Superpowered: on Tour
The Queensland Art Gallery | Gallery of Modern Art (QAGOMA) Children’s Art Centre and Regional Services is delighted to bring the interactive kids on tour program Superpowered on Tour 2023, to Gladstone Regional Art Gallery & Museum.
Superpowered brings together four interactive projects by Indigenous Australian artists – Kaylene Whiskey (Yankunytjatjara people), Tony Albert (Girramay/Yidinyji/Kuku Yalanji peoples), Gordon Hookey (Waanyi people) and Vincent Namatjira (Western Aranda people) – who use their voices and their art to empower Aboriginal people and create inspirational imagery for all children.
Together, the artists have created a world full of cheeky humour and courageous characters for young visitors to explore.
Kaylene Whiskey creates colourful, humorous paintings that celebrate strong kungkas (women). Often, Kaylene will paint herself and her heroes – including pop culture icons Dolly Parton and Wonder Woman – having fun in the remote Indigenous community where she lives.
In Super Party, children can draw a party scene featuring their heroes, and add cut out elements from the collage sheets provided.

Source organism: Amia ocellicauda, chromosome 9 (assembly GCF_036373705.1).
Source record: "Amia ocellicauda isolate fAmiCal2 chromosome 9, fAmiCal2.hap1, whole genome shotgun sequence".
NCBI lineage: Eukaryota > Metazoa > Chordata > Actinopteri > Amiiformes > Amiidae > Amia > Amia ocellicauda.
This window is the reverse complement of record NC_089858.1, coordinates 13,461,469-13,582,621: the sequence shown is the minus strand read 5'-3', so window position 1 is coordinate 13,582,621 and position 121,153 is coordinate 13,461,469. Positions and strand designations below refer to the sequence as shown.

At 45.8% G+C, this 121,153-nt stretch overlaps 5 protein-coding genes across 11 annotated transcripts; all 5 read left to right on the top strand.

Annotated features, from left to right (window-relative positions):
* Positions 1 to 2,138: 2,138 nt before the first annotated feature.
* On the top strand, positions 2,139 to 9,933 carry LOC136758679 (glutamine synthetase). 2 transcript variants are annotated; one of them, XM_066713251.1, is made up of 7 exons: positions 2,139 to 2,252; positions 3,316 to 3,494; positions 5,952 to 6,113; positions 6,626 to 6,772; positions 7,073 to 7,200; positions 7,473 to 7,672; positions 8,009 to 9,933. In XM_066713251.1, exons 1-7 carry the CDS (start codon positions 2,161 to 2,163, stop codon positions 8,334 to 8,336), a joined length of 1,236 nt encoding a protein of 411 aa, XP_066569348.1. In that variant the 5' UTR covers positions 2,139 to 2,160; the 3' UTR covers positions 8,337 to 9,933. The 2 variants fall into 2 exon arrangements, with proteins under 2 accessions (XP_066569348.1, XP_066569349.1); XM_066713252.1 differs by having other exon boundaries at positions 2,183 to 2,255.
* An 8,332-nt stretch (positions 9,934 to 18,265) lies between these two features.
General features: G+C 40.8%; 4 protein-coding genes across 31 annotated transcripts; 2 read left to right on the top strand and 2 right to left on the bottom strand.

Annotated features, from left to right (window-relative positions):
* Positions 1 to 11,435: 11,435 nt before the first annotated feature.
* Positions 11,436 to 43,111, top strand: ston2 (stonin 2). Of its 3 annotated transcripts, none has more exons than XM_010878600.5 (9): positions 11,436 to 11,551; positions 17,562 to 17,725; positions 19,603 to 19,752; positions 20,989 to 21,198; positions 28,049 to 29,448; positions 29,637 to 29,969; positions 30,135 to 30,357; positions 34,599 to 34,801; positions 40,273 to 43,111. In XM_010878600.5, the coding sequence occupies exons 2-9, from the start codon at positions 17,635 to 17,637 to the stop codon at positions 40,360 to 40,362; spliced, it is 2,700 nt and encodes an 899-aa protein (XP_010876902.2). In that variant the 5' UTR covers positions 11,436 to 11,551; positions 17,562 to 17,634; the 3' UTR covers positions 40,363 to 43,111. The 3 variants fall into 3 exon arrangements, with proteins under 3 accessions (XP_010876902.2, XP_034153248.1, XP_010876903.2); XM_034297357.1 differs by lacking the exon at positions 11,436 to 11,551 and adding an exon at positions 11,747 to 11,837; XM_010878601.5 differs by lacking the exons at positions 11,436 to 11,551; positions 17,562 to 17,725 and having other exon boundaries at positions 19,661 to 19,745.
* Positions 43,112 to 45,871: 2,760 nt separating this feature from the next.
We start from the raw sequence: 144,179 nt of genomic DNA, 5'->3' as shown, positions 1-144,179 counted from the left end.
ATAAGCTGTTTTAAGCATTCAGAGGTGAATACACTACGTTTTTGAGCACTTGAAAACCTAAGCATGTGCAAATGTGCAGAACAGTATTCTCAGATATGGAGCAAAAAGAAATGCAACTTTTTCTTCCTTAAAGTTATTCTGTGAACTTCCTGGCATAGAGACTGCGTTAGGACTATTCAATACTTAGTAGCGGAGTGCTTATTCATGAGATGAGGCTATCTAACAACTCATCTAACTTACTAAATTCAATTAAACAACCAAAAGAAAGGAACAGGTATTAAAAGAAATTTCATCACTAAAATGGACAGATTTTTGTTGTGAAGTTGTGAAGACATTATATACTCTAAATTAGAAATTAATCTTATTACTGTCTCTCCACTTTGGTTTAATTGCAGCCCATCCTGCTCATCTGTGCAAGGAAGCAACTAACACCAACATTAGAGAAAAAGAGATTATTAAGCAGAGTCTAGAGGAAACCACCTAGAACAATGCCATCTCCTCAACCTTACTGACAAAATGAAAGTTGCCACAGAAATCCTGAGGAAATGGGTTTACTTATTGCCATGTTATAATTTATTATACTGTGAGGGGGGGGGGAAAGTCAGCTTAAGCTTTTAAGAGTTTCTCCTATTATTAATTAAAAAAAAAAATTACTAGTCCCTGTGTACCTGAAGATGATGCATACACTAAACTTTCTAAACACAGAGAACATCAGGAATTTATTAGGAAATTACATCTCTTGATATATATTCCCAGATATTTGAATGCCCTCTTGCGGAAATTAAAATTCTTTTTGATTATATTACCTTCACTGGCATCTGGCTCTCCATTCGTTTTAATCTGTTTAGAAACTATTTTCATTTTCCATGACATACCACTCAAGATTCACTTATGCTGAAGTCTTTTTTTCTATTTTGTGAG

Tony Albert often works closely with other artists, communities and organisations. He believes that one of the best ways to learn from and connect with people is to live and work together.
In Warakurna Warriors, children can create their own superhero identity and costume. This activity was inspired by the artist’s photographic series ‘Warakurna Superheroes’, which was made in collaboration with children from the remote community of Warakurna in Western Australia.
Gordon Hookey’s artworks are inspired by Australian history and everyday life. He often uses native Australian animals, such as the kangaroo, to represent Australian Indigenous people.
In the mask-making activity Make A Roo, children can make and decorate their own heroic kangaroo persona mask.
Vincent Namatjira paints portraits of important historical figures, from his grandfather Albert Namatjira to international heads of state, and Australian politicians.
In the interactive Power Portraits, children, who are usually deprived of any real power or influence, can place the ‘power icons’ such as crowns and hats inspired by the artist’s paintings, onto themselves and take photos!